Turbine flow modulation for part load performance

- General Electric

Turbine airflow is modulated to improve performance during part load operation in a turbomachine. The turbomachine includes a compressor, a turbine with a plurality of stages, and a diffuser. Modulating the airflow includes extracting airflow from an upstream component of the turbomachine, admitting the extracted airflow into a rear stage of the plurality of stages. Admitting airflow into the rear stage serves to increase rear stage loading and alter an energy distribution in the rear stage during part load operation.

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Description

BACKGROUND OF THE INVENTION

The invention relates generally to turbomachines and, more particularly, to modulating gas or steam flow for improved part load performance.

During part load operation, gas and steam turbine rear stages operate under severe off-design conditions due to reduced flow and pressure ratios. The conditions result in efficiency losses.

It would be desirable to modulate turbine flow to stabilize the radial profile and other air flow properties in the turbine rear stages to increase efficiency during part load operation.

BRIEF DESCRIPTION OF THE INVENTION

In an exemplary embodiment, a method of modulating turbine airflow using exhaust gas recirculation improves performance during part load operation in a turbomachine. The turbomachine includes a compressor, a turbine with a plurality of stages, and a diffuser. The method includes the steps of (a) extracting airflow from an upstream component of the turbomachine; and (b) admitting the extracted airflow into a turbine rear stage of the plurality of stages, wherein step (b) is practiced to increase rear stage loading and alter an energy distribution in the rear stage during the part load operation.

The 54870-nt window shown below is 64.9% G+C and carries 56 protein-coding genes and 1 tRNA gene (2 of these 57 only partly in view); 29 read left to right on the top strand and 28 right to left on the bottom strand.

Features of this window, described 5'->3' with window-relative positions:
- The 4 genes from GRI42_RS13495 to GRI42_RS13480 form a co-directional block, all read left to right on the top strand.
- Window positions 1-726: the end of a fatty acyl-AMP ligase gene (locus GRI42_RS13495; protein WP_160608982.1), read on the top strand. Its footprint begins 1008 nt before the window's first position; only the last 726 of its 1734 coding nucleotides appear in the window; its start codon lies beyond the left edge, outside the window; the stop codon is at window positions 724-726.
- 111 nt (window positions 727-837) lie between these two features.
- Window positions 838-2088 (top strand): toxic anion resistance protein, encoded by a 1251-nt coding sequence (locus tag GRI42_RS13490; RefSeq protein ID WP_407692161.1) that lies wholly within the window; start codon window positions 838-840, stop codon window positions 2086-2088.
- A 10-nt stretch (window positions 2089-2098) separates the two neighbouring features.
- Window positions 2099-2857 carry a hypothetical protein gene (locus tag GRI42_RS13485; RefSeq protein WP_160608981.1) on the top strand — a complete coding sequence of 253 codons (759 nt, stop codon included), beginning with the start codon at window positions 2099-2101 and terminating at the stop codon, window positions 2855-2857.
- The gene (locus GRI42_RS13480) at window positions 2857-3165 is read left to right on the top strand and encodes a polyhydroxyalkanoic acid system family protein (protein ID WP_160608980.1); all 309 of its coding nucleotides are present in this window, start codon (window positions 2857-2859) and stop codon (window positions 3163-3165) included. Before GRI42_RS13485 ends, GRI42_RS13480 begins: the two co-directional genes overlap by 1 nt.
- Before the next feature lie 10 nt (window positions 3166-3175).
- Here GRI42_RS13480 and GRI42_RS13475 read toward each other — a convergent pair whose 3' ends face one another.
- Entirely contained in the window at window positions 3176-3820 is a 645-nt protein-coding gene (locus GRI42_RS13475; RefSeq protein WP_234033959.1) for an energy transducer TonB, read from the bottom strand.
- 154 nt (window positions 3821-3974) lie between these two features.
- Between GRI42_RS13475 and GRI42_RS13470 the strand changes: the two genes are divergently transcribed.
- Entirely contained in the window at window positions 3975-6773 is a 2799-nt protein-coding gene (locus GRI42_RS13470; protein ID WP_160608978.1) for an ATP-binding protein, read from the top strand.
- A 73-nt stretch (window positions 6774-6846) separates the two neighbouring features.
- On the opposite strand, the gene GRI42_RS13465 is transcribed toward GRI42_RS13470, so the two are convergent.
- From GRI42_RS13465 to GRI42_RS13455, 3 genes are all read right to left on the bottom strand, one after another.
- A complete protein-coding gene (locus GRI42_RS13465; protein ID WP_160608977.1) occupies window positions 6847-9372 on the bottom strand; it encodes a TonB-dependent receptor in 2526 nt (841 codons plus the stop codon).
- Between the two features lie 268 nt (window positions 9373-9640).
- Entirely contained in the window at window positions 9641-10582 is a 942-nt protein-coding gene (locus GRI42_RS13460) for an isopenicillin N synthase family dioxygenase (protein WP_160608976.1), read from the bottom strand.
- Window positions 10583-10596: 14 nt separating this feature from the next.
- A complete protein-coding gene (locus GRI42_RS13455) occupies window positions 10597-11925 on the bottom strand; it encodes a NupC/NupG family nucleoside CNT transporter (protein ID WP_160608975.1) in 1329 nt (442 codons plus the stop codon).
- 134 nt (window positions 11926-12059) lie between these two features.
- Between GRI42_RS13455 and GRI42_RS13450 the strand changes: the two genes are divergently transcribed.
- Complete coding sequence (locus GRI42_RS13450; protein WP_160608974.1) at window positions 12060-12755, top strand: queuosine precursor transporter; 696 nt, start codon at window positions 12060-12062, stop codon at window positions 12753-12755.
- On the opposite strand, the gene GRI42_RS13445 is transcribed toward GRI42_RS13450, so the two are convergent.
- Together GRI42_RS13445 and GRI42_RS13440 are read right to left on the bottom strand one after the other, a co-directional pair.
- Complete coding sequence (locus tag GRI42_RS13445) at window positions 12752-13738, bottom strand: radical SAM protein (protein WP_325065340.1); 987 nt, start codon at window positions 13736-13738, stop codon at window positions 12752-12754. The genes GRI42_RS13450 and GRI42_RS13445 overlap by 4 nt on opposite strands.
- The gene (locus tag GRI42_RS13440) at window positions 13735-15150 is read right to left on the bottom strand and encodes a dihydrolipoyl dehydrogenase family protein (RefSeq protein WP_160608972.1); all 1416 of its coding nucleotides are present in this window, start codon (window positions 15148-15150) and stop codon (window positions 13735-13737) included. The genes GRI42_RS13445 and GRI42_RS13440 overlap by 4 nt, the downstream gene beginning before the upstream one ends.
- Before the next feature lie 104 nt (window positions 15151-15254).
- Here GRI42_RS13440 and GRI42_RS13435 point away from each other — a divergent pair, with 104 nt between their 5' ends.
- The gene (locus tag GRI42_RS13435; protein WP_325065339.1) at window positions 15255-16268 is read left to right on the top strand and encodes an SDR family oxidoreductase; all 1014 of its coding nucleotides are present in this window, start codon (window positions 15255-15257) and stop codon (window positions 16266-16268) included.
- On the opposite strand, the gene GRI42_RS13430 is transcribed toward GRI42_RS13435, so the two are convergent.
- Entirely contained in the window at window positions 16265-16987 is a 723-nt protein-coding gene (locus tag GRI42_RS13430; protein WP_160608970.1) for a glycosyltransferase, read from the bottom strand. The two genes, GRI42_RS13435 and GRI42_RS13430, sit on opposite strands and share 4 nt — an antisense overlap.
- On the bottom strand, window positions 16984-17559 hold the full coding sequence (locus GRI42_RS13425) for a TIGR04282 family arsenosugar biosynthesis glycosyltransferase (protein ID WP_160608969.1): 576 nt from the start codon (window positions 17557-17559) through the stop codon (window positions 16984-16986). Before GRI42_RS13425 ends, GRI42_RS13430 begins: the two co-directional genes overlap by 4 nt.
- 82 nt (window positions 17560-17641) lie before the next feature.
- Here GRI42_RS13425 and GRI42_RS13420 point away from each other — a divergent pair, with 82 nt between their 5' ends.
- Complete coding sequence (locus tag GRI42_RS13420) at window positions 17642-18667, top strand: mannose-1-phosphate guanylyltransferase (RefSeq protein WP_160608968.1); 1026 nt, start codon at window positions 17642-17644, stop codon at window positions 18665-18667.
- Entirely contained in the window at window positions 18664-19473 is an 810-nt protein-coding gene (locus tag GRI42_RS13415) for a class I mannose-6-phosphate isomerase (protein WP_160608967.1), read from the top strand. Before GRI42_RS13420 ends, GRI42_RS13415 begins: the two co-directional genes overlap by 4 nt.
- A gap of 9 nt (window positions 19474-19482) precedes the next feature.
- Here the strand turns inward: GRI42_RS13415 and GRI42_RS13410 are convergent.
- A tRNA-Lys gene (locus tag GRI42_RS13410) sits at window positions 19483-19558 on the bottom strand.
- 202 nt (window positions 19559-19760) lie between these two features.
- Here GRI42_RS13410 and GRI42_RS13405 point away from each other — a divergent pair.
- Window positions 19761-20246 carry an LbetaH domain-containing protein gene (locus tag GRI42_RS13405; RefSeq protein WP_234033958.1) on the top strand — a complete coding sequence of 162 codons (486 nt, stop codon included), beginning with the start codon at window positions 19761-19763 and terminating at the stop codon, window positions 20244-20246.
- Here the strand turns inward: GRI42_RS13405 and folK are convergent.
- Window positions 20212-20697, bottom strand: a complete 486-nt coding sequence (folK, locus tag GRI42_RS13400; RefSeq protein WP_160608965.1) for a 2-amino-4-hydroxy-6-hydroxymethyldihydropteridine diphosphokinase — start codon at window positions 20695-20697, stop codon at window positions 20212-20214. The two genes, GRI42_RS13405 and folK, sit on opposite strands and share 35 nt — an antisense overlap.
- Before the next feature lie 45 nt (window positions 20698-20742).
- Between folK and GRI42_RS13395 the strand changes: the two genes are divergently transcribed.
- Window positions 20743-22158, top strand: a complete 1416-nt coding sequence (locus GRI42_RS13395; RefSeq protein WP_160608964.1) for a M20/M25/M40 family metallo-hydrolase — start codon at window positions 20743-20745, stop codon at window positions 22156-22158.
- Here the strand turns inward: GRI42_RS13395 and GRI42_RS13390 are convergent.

In another exemplary embodiment, a turbomachine includes a compressor that pressurizes inlet air, a turbine with a plurality of stages that receives products of combustion to produce work, and a diffuser cooperable with the turbine. An extracting circuit is connected between an upstream component of the turbomachine and a rear stage of the plurality of stages, where the extracting circuit extracts airflow from the upstream component. An admitting circuit in fluid communication with the extraction circuit admits the extracted airflow into the rear stage of the plurality of stages, thereby increasing rear stage loading and altering an energy distribution in the rear stage during part load operation.

In yet another exemplary embodiment, a method of modulating a steam turbine for part load performance and operability provides for improved rear stage performance and exhaust hood performance. The steam turbine includes a high pressure (HP) section, a low pressure (LP) section with a plurality of stages and a low pressure exhaust hood or diffuser. The method includes the steps of extracting partial steam from the exhaust hood; utilizing steam from suitable upstream stages of the LP section as motive fluid with an ejector; admitting mixed flows extracted from the hood and the turbine stages in front of rear stages of the LP section to increase a stage pressure ratio, where the rear stage comes to design point operation. As a result of this, turbine exit velocity, and flow angles are corrected, which keeps the exhaust hood close to design point, resulting in improved pressure recovery.